May 02 2012

Hanoi people: the musician

Published by at 6:29 pm under Hanoi people

I’ve written before about how the live music scene in Hanoi has improved since my arrival here in 2010: new venues, active promoters and high profile events have helped with this growth, not to mention more and more local and expat musicians wanting to share their talents with the masses.

Events like Go Go Japan are a sign of the growing music scene

Events like Go Go Japan are a sign of the growing music scene.

One such artist is Zippy. Zippy, originally from Canada, arrived in Hanoi in June 2011 and quickly made her name on the music scene due to her idiosyncratic lyrics, her abilities on a ukelele and her stand-out personality and style. I caught up with her to hear more about this self-professed “slightly off-balance” entertainer.

As I pondered over what my first question should be, my boyfriend, tongue-in-cheek, suggested “How tall is she?” She’s about 167cm, in case you were interested. She’s also dating Brad Pitt, Ryan Gosling and Ryan Reynolds, although, “They don’t know it yet”. This perhaps gives you a sense of her quirky personality.

An impromptu performance by Truc Bach lake

An impromptu performance by Truc Bach lake.

Zippy came to Hanoi with a job — she teaches drama at one of the international schools — but also “wanted to be able to say: ‘This one time in Nam…'”.  I asked her how long it took her to break into the music scene here: “I started straight away. I don’t wait to do anything. About two weeks after I arrived there was a New Hanoian event at 21 N club, and I asked about playing there and they said ‘come play next weekend’.” After that she got to know the guys at Hanoi Rock City and plays there regularly, as well as playing gigs at Puku and other venues around town.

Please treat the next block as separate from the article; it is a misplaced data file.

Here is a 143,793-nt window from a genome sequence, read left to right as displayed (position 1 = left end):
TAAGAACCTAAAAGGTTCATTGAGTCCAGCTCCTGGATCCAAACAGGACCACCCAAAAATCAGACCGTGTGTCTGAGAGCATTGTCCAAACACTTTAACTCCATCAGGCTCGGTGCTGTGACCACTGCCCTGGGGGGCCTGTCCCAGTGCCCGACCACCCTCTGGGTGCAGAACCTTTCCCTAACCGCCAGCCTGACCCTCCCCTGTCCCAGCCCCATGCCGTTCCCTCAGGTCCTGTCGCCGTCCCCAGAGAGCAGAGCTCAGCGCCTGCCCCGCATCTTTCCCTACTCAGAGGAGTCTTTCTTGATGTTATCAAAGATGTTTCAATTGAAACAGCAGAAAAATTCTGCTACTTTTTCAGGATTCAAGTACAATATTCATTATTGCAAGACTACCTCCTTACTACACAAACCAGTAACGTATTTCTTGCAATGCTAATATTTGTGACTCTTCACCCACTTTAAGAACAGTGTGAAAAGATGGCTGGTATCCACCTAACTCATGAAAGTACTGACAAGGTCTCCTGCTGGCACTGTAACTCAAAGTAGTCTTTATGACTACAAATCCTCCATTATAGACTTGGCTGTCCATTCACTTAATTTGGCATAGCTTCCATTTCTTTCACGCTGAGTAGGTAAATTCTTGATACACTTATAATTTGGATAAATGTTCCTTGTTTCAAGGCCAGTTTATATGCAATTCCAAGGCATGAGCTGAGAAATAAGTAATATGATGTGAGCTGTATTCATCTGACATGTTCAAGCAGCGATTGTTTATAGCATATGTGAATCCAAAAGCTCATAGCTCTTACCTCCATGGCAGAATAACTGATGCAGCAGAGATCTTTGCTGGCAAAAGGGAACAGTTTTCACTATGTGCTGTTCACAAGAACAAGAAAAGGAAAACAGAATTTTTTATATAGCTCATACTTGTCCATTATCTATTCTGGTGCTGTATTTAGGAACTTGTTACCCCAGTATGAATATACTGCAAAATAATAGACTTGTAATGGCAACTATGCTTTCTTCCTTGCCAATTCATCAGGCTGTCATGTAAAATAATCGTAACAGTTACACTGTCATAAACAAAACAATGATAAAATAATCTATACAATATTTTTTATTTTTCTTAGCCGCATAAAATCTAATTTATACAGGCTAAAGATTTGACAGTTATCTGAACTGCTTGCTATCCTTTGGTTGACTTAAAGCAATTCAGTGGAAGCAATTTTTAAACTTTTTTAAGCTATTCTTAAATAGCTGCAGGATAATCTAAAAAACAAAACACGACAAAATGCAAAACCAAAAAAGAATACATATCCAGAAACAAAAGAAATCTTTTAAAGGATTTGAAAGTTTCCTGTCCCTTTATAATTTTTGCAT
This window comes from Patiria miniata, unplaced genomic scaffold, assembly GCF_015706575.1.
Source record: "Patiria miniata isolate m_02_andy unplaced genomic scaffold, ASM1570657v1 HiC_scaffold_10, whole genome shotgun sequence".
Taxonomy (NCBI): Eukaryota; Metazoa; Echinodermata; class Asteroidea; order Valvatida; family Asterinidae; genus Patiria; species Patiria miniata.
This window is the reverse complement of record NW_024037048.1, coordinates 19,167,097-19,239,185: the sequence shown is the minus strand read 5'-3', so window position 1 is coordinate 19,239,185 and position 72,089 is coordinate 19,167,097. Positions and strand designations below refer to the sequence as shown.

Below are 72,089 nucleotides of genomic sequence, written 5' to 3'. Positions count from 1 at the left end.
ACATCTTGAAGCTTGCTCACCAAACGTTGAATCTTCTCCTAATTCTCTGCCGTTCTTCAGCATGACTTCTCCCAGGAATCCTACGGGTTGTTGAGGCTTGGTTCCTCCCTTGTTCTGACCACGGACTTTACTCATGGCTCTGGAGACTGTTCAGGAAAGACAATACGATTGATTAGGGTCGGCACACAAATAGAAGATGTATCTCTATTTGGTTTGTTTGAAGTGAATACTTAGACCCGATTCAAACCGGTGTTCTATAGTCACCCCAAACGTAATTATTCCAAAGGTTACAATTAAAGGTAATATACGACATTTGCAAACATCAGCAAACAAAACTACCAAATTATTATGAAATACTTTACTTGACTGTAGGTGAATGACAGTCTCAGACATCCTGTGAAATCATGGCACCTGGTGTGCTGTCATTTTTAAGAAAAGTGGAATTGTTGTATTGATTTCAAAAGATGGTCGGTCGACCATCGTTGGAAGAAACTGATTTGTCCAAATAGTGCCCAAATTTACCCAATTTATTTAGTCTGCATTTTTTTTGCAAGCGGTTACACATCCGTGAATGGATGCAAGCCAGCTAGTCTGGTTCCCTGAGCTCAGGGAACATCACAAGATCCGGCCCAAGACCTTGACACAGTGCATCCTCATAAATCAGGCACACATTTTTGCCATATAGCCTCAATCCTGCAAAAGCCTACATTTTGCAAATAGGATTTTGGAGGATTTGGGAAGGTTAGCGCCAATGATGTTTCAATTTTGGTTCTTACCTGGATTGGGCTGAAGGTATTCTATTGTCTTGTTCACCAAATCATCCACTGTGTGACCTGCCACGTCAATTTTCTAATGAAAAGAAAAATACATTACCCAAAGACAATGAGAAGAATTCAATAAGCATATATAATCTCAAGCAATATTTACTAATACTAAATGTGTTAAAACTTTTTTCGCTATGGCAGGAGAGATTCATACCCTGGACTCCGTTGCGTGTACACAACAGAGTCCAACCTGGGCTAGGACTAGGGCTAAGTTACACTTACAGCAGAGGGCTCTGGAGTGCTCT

“The music scene here is really cool,” she says. “It’s not competitive: no-one fights for the venues as there are enough venues and enough opportunity for everyone. And there are lots of new people creating lots of new things.”

Zippy has high regard for the other acts in Hanoi, and in particular recommends checking out Brendan McGibbon  (“an excellent musician”), Go Lim (“they’re some of the nicest people”) and Machete.Sex.Mix. Keep an eye out for gigs on The New Hanoian and HRC websites.

Even her nails have personality

Even her nails have personality.

One question Zippy pondered over was how to describe her music. “How would you describe it?” she asked me. Ummmm… She continued: “It’s no particular style really. Each song comes from a place in my heart and in my mind and then comes out of my ukelele.” I asked where her inspiration comes from and she told me that she simply writes music for people, mostly. “I hear something someone says and then write a bit of a song about it and then play that to someone and ask what it makes them think of and then that becomes the theme of the song. They’re about people, memories and confusion — I like to play with cliches too.”

What kind of words would a song about Hanoi have in it? “Map, perplexed, wary, chaotic, happy, buzzing,” she says, explaining that Hanoi is “kind of like a video game”. “Every day you’re driving and praying you’ll survive. But also, like in Mario, something magical will appear, and then it will disappear again and something else will appear.”

Read more about Zippy and listen to some of her tunes on her website. Or keep an eye out on The New Hanoian for gigs.



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